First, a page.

Click here for more articles
FATHER, SON ARRESTED FOR SHOOTING BIG BUCK IN TOWN
11/16/2007 By: Carole McWilliams
A Colorado Springs father and son were issued Colorado Division of Wildlife citations on Nov. 8 after killing a large buck in Bayfield, thanks to the help of some locals who saw it happen.
Local CDOW officer Drayton Harrison said Wayne Anderson and his 17-year-old son were cited for hunting in a careless manner and for illegal possession of wildlife. Additional charges are pending.
Harrison said Tuesday he was taking the incident reports to the
Controlled burns in the Beaver Meadows area made for
some pretty sunrises and sunsets earlier
this month,including this morning view
on Beaver Meadows Road eastof Bayfield.
District Attorney’s Office for decisions on any other charges.
The buck was shot behind the vacant Valiant Chair Factory building, Harrison said. The father and son had hunting licenses and were here for that purpose, but Harrison said, “I wouldn’t really call them hunters.”
He continued, “It was a serious lapse of judgment. They are lucky the bullet didn’t hit somebody.” Harrison said the son was the shooter, but the father encouraged him. Harrison speculated that they were driving by and just happened to see the buck.
In a press release CDOW said that about 10 a.m. on Nov. 8, “some Bayfield residents saw a man in a field near a developed area just south of US Highway 160 near the Shell gas station. Witnesses reported that the man shot a large 6-by-6 mule deer buck that was walking across a light industrial lot.”
The men then left the scene. The buck was one of several that seem to live in or near town year-round.
“Witnesses followed the men’s vehicle, wrote down the license plate number and a vehicle description, and then called the Bayfield Marshal’s Office,” the press release said. Marshal’s deputies found the suspects and held them until CDOW officers arrived.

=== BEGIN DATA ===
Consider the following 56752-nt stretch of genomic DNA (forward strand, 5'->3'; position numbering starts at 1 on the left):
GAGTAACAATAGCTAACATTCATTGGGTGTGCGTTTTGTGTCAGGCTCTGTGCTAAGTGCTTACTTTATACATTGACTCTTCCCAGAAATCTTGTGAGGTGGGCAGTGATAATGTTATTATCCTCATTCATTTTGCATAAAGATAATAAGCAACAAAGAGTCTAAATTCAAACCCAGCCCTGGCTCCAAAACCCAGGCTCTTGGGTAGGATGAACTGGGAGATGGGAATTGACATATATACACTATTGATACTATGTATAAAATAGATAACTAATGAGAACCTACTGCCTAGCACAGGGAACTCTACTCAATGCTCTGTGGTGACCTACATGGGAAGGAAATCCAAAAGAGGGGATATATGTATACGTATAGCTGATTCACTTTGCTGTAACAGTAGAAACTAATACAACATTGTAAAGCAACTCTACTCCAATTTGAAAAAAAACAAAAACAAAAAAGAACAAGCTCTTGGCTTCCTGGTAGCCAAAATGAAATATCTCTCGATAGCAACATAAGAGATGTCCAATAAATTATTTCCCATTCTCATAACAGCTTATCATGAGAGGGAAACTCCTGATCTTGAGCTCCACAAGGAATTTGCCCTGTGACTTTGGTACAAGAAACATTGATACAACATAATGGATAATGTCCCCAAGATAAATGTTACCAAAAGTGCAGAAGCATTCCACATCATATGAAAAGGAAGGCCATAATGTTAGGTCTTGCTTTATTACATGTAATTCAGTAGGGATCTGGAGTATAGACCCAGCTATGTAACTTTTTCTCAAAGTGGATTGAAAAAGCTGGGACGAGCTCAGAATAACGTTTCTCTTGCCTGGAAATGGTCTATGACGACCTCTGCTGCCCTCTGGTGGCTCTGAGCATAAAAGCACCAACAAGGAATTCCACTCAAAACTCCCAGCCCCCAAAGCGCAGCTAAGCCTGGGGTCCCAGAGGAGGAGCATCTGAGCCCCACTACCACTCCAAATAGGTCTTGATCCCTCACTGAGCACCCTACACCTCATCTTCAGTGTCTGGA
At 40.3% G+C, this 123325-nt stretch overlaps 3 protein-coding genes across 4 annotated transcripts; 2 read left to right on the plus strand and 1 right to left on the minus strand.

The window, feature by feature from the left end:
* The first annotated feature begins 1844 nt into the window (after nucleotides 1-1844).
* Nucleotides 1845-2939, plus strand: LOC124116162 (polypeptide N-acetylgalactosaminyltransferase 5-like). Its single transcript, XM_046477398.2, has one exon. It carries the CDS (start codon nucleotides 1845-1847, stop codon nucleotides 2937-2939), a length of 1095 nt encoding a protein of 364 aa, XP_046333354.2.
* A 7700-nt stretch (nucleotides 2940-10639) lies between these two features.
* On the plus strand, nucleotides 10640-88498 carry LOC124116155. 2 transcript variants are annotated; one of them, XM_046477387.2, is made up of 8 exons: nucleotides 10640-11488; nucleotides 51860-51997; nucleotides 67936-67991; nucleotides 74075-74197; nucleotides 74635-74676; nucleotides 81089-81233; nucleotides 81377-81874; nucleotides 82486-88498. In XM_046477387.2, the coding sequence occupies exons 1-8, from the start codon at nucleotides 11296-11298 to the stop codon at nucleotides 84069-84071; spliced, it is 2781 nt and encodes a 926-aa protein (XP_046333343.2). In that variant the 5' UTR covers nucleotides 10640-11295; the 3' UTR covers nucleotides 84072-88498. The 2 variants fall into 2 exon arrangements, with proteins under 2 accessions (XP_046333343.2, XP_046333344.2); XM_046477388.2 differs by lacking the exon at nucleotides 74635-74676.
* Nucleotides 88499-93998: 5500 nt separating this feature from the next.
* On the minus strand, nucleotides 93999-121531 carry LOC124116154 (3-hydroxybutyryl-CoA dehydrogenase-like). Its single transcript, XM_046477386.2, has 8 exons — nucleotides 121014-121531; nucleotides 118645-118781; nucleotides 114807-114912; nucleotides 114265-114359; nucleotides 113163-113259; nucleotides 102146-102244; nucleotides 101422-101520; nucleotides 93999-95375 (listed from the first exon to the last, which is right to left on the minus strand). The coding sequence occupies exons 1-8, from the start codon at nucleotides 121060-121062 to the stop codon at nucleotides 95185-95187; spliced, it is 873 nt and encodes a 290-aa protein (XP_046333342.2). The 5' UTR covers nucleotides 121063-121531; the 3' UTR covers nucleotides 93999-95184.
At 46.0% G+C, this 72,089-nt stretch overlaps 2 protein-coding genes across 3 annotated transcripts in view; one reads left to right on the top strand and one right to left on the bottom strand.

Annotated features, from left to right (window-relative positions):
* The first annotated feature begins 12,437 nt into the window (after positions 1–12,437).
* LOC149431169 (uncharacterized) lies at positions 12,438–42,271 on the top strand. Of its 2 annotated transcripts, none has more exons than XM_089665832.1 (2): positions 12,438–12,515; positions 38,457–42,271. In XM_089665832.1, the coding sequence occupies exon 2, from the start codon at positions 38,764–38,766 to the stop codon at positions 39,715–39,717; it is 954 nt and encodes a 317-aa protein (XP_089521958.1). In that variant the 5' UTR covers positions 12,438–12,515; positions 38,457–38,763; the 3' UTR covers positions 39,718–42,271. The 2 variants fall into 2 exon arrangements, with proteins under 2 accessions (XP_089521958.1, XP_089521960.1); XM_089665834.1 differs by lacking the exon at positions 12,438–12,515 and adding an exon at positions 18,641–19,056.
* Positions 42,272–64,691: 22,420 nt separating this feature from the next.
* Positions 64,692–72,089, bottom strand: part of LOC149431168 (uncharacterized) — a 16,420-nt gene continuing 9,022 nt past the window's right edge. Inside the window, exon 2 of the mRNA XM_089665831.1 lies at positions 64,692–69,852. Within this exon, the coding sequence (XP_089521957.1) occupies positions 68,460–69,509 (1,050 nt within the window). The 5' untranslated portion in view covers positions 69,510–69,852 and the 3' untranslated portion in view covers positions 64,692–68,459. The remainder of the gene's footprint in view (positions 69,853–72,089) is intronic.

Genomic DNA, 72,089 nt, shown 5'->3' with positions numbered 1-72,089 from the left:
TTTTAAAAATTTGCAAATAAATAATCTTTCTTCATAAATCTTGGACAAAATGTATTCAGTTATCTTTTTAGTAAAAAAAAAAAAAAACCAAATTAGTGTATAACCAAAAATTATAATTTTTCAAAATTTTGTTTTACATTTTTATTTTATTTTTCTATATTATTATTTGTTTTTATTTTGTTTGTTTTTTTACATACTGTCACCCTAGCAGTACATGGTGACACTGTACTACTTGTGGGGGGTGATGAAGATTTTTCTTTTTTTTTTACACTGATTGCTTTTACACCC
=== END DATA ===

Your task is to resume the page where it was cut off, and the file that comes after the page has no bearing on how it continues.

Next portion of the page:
“This incident really shows how much the Division of Wildlife relies on citizens and other law enforcement agencies to help solve crimes against wildlife,” said CDOW Area Wildlife Manager Patt Dorsey.
Harrison said both witnesses are Bayfield residents who are experienced hunters “who knew this wasn’t right.”
Dorsey said, “Unfortunately it’s not the good guys like our witnesses that make the news. Poor hunter behavior makes the rest of the hunter community look bad.”
Dorsey also said, “If law enforcement can get good information, there’s a great chance we can apprehend violators. There’s no doubt it would have been more difficult to make this case without the help of alert citizens.”
Dorsey compared this case to the killing of a buck in Durango’s Greenmount Cemetery in 2005. In both cases, the big bucks were treasured by local residents, and CDOW was helped in solving the case by information provided by the public.
The suspects in last week’s shooting will have to appear in court and could pay up to $2,000 in fines plus face suspension of their hunting and fishing privileges.
Poaching is a year-round problem in Colorado, but it happens most in late fall when mule deer enter breeding stage and bucks’ antlers are fully developed. During breeding season, the deer are often in highly visible places and gather in groups, the CDOW says.
Anyone who sees suspicious activity along roads where deer are nearby is asked to call DOW at 375-0855, local law enforcement, the State Patrol, or Operation Game Thief at (877) 265-6648.